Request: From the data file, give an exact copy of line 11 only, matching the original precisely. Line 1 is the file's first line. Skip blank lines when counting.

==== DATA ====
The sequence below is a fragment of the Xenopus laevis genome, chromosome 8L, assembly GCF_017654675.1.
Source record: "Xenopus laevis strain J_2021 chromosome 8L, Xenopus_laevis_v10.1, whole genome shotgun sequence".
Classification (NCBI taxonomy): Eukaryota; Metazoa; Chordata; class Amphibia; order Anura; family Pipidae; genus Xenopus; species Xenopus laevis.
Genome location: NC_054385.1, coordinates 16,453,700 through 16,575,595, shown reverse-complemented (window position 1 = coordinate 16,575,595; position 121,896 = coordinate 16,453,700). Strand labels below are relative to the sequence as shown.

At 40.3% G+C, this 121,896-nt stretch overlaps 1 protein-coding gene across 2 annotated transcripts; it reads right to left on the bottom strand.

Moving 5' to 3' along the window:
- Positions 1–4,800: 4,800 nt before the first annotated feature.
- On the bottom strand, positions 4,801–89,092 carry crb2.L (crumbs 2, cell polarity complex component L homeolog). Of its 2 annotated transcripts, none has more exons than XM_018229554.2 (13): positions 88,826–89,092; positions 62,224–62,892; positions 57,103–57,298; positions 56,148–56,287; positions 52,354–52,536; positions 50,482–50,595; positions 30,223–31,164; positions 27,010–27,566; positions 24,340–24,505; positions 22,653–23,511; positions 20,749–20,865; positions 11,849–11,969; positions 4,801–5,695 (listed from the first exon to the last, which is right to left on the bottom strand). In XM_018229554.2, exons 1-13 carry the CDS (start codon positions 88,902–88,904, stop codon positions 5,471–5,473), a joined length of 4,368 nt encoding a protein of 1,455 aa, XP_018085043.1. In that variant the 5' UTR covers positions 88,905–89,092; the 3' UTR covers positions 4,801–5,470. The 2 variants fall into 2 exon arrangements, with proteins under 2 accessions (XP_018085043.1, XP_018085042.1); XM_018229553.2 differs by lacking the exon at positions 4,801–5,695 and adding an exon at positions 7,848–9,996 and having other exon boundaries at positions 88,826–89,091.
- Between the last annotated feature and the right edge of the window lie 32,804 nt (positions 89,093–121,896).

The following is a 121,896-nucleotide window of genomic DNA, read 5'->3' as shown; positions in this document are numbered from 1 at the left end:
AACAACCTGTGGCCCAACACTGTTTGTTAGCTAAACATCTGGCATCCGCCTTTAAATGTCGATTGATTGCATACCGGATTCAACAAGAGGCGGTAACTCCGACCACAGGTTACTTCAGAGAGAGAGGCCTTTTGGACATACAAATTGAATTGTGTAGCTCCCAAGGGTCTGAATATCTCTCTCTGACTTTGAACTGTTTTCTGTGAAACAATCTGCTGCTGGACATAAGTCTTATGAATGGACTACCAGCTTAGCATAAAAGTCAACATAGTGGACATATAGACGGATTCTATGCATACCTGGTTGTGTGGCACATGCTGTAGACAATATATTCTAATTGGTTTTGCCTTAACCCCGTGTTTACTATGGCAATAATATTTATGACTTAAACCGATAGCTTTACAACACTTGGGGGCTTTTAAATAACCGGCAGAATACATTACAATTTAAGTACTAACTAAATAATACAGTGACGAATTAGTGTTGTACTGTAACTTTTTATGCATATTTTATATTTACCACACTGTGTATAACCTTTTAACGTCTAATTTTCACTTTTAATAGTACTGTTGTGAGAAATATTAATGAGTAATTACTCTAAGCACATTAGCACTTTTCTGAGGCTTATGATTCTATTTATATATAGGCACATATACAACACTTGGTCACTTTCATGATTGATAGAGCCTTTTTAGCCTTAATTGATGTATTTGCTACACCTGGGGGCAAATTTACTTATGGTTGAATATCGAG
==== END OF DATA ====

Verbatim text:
AACAACCTGTGGCCCAACACTGTTTGTTAGCTAAACATCTGGCATCCGCCTTTAAATGTCGATTGATTGCATACCGGATTCAACAAGAGGCGGTAACTCCGACCACAGGTTACTTCAGAGAGAGAGGCCTTTTGGACATACAAATTGAATTGTGTAGCTCCCAAGGGTCTGAATATCTCTCTCTGACTTTGAACTGTTTTCTGTGAAACAATCTGCTGCTGGACATAAGTCTTATGAATGGACTACCAGCTTAGCATAAAAGTCAACATAGTGGACATATAGACGGATTCTATGCATACCTGGTTGTGTGGCACATGCTGTAGACAATATATTCTAATTGGTTTTGCCTTAACCCCGTGTTTACTATGGCAATAATATTTATGACTTAAACCGATAGCTTTACAACACTTGGGGGCTTTTAAATAACCGGCAGAATACATTACAATTTAAGTACTAACTAAATAATACAGTGACGAATTAGTGTTGTACTGTAACTTTTTATGCATATTTTATATTTACCACACTGTGTATAACCTTTTAACGTCTAATTTTCACTTTTAATAGTACTGTTGTGAGAAATATTAATGAGTAATTACTCTAAGCACATTAGCACTTTTCTGAGGCTTATGATTCTATTTATATATAGGCACATATACAACACTTGGTCACTTTCATGATTGATAGAGCCTTTTTAGCCTTAATTGATGTATTTGCTACACCTGGGGGCAAATTTACTTATGGTTGAATATCGAG